In this brilliant yet accessible talk, Ajay explains how AI’s staggering prediction abilities are going to disrupt the way we do things in every industry, and how you can use it to predict everything from your customer’s next order to your biggest opportunities. With practical strategies and real-life case studies, he answers the crucial questions that are on everyone’s mind: How can we take advantage of the growing market for AI? How can we allocate capital and investments today to best prepare for tomorrow? How do we prepare for the disruptions—to long-standing industries, to millions of jobs, and to age-old notions about work, employment, and leisure—that will result?
No matter who you are or where you work—a company, an investor, a university or government—Ajay will help you adapt, and thrive, throughout this economy-wide transformation.
While many applications of machine intelligence enhance productivity, some applications have an even more profound effect: they shift power. For example, certain skills become more valuable than others, thereby shifting power from some types of people to others. Certain jobs become more important, shifting power from some occupations to others. Certain firm-level characteristics become new sources of competitive advantage, shifting power from some companies to others. Certain market characteristics become more salient, shifting power from some industries to others. Finally, certain country-level characteristics become more critical, shifting power from some nations to others.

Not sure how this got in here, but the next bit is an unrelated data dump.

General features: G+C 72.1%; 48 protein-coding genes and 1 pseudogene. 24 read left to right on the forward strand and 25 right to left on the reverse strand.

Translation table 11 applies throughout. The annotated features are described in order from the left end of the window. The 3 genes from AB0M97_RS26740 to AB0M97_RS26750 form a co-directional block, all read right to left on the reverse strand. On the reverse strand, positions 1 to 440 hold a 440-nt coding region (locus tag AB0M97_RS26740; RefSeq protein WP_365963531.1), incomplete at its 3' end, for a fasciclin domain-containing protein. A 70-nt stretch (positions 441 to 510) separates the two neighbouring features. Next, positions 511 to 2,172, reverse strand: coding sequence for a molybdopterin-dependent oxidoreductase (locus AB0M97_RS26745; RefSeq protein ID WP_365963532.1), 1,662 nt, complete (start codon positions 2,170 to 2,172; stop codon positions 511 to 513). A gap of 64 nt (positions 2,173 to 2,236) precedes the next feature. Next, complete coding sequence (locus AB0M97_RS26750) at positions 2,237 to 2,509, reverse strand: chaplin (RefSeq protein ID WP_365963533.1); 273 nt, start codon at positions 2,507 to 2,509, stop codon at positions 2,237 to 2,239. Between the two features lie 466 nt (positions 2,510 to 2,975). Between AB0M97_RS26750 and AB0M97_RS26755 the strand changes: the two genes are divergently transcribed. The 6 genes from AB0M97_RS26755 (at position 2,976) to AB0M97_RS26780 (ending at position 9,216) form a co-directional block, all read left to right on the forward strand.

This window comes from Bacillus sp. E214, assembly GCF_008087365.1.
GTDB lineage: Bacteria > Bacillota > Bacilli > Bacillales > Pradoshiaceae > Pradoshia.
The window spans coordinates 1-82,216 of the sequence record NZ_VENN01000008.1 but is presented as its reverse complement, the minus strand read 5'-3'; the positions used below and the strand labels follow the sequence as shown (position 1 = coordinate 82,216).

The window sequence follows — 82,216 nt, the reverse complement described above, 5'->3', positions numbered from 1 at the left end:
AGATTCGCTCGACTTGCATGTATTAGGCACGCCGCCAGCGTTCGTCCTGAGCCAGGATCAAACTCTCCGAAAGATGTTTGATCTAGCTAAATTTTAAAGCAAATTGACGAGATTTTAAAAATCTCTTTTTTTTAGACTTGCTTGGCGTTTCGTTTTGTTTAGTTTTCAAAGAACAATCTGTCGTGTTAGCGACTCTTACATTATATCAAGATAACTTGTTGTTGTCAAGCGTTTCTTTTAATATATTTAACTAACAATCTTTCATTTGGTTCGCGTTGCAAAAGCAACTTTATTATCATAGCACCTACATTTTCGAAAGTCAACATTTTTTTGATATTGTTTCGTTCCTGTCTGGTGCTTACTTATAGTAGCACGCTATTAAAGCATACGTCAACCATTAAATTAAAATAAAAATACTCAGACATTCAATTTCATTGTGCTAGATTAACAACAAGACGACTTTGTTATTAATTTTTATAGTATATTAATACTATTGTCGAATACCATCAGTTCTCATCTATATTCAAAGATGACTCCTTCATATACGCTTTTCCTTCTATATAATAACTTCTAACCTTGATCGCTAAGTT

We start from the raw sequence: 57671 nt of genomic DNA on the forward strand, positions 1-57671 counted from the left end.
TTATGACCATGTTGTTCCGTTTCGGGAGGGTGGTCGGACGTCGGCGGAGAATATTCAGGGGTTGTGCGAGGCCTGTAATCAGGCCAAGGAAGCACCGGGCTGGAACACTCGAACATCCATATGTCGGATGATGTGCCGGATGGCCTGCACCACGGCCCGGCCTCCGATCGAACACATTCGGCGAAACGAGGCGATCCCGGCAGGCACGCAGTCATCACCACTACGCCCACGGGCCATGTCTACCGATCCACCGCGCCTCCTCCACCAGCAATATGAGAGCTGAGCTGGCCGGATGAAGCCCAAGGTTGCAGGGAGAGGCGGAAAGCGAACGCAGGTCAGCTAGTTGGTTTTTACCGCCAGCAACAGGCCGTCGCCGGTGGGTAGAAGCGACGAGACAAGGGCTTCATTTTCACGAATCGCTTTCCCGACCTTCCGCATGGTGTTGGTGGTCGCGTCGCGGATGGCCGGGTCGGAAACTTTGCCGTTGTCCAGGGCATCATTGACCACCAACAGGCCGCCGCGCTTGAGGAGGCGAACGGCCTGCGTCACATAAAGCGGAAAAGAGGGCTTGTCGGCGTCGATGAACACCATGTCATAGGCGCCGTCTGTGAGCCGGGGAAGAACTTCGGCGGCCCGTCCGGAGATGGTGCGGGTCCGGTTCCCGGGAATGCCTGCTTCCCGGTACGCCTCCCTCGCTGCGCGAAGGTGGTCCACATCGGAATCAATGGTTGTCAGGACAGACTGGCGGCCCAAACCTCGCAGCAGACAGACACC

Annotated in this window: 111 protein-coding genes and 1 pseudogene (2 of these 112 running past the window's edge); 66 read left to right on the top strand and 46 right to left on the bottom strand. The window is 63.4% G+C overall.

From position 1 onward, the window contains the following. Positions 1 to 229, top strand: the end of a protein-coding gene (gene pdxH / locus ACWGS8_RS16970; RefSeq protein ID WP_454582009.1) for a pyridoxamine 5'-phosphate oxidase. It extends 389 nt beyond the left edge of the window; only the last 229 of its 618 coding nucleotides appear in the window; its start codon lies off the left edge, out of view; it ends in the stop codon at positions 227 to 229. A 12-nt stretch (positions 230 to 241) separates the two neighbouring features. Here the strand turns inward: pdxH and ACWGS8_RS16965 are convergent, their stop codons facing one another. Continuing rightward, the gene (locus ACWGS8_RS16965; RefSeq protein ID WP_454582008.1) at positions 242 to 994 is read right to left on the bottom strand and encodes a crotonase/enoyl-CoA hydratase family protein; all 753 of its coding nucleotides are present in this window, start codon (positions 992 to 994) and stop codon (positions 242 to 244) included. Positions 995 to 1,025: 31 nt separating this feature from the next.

When AIs simply improve upon existing predictive analytics and power structures are left unchanged, the strategic implications are limited. In these cases, success depends primarily upon well-managed implementation. The objective is enhanced operational efficiency. Decisions concerning when, where, and how to deploy these AIs require oversight from the COO, but not the CEO. These AIs are tactical, not strategic.
However, when the implementation of AIs leads to shifts in power, the implications for strategy can be significant. In this talk, former U.S. and current Japanese government advisor Ajay Agrawal explores state-of-the-art machine intelligence in several domains against the backdrop of power. How are these technological advances poised to impact jobs, markets, and nations via strategies for deploying capital, allocating labour, competing for customers, and enhancing society? And what can we do about it?